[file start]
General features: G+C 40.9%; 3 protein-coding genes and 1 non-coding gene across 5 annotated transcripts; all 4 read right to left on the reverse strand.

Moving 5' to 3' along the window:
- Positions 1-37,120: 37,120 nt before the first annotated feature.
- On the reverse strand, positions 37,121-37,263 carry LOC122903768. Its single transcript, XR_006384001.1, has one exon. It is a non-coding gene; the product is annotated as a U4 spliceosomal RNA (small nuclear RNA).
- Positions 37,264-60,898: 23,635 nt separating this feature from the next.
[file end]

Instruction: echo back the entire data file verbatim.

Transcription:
General features: G+C 40.9%; 3 protein-coding genes and 1 non-coding gene across 5 annotated transcripts; all 4 read right to left on the reverse strand.

Moving 5' to 3' along the window:
- Positions 1-37,120: 37,120 nt before the first annotated feature.
- On the reverse strand, positions 37,121-37,263 carry LOC122903768. Its single transcript, XR_006384001.1, has one exon. It is a non-coding gene; the product is annotated as a U4 spliceosomal RNA (small nuclear RNA).
- Positions 37,264-60,898: 23,635 nt separating this feature from the next.